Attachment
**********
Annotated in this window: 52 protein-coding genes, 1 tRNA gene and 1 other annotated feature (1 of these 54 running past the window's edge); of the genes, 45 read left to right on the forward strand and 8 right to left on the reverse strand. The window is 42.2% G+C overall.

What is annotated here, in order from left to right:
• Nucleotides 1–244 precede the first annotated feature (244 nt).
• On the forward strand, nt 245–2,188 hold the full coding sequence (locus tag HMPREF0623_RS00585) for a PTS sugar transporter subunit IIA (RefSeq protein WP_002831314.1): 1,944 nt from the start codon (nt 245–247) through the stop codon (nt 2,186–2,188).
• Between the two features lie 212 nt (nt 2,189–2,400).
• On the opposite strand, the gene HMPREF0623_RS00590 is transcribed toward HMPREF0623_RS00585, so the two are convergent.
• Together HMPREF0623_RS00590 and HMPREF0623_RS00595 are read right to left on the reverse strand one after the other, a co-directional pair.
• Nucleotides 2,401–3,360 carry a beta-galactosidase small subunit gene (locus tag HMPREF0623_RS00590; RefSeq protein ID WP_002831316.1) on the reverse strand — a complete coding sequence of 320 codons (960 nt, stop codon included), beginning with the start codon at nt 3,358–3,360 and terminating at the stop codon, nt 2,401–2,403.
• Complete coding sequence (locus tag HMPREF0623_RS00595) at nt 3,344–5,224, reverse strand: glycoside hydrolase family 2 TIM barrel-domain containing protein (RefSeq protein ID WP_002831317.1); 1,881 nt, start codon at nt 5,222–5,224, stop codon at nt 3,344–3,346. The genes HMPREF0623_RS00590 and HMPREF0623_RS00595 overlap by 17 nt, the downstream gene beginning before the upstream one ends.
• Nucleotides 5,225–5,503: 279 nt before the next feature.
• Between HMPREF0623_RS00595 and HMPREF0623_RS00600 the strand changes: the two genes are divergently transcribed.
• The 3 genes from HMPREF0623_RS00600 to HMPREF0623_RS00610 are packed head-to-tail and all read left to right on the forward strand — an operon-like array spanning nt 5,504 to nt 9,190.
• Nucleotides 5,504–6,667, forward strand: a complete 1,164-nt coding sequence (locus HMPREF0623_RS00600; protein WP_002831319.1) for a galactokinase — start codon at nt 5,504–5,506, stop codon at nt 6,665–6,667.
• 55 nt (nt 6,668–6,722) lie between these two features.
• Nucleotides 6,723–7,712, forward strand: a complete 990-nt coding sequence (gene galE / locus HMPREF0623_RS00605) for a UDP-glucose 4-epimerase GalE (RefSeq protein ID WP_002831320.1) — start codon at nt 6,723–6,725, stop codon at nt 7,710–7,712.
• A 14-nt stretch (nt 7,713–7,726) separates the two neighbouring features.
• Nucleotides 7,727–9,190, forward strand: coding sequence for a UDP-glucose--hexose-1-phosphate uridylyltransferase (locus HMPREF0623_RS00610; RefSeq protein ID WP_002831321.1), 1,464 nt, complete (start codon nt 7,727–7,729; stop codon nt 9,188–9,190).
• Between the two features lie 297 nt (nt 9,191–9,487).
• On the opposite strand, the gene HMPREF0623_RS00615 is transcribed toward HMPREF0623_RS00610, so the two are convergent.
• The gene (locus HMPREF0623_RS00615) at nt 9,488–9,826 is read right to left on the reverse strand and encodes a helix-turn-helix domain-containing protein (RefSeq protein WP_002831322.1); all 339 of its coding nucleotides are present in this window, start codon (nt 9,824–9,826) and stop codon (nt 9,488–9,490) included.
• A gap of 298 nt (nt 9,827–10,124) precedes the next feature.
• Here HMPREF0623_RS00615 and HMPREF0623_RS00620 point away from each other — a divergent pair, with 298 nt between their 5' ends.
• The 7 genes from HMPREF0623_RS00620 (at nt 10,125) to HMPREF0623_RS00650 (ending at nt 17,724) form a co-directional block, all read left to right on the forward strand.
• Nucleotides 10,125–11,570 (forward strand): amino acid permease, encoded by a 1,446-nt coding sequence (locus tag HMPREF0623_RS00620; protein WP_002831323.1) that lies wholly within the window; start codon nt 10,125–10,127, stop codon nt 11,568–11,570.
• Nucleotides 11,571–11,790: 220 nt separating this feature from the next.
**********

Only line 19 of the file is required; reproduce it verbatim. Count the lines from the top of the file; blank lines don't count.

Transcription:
• On the opposite strand, the gene HMPREF0623_RS00615 is transcribed toward HMPREF0623_RS00610, so the two are convergent.